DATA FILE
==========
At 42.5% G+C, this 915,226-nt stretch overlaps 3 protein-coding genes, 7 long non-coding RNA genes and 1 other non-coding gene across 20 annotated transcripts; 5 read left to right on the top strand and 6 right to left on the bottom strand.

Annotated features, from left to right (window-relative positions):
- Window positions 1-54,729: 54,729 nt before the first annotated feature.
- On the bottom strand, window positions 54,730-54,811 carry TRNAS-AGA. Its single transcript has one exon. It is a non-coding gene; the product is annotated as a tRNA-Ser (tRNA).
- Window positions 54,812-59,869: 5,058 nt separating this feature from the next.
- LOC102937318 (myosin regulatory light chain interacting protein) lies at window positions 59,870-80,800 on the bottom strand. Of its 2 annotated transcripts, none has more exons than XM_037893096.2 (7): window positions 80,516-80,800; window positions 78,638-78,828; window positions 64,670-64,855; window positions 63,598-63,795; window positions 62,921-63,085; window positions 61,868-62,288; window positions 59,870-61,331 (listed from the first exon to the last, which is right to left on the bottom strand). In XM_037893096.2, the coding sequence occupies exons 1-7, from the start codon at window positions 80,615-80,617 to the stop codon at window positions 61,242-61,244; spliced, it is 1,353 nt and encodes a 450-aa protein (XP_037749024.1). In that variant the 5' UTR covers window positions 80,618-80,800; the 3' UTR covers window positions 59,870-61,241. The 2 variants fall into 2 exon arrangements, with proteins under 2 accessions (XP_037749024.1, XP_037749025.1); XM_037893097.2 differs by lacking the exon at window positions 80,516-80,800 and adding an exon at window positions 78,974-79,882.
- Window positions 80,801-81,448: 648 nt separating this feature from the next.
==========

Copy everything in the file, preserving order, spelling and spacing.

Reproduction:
At 42.5% G+C, this 915,226-nt stretch overlaps 3 protein-coding genes, 7 long non-coding RNA genes and 1 other non-coding gene across 20 annotated transcripts; 5 read left to right on the top strand and 6 right to left on the bottom strand.

Annotated features, from left to right (window-relative positions):
- Window positions 1-54,729: 54,729 nt before the first annotated feature.
- On the bottom strand, window positions 54,730-54,811 carry TRNAS-AGA. Its single transcript has one exon. It is a non-coding gene; the product is annotated as a tRNA-Ser (tRNA).
- Window positions 54,812-59,869: 5,058 nt separating this feature from the next.
- LOC102937318 (myosin regulatory light chain interacting protein) lies at window positions 59,870-80,800 on the bottom strand. Of its 2 annotated transcripts, none has more exons than XM_037893096.2 (7): window positions 80,516-80,800; window positions 78,638-78,828; window positions 64,670-64,855; window positions 63,598-63,795; window positions 62,921-63,085; window positions 61,868-62,288; window positions 59,870-61,331 (listed from the first exon to the last, which is right to left on the bottom strand). In XM_037893096.2, the coding sequence occupies exons 1-7, from the start codon at window positions 80,615-80,617 to the stop codon at window positions 61,242-61,244; spliced, it is 1,353 nt and encodes a 450-aa protein (XP_037749024.1). In that variant the 5' UTR covers window positions 80,618-80,800; the 3' UTR covers window positions 59,870-61,241. The 2 variants fall into 2 exon arrangements, with proteins under 2 accessions (XP_037749024.1, XP_037749025.1); XM_037893097.2 differs by lacking the exon at window positions 80,516-80,800 and adding an exon at window positions 78,974-79,882.
- Window positions 80,801-81,448: 648 nt separating this feature from the next.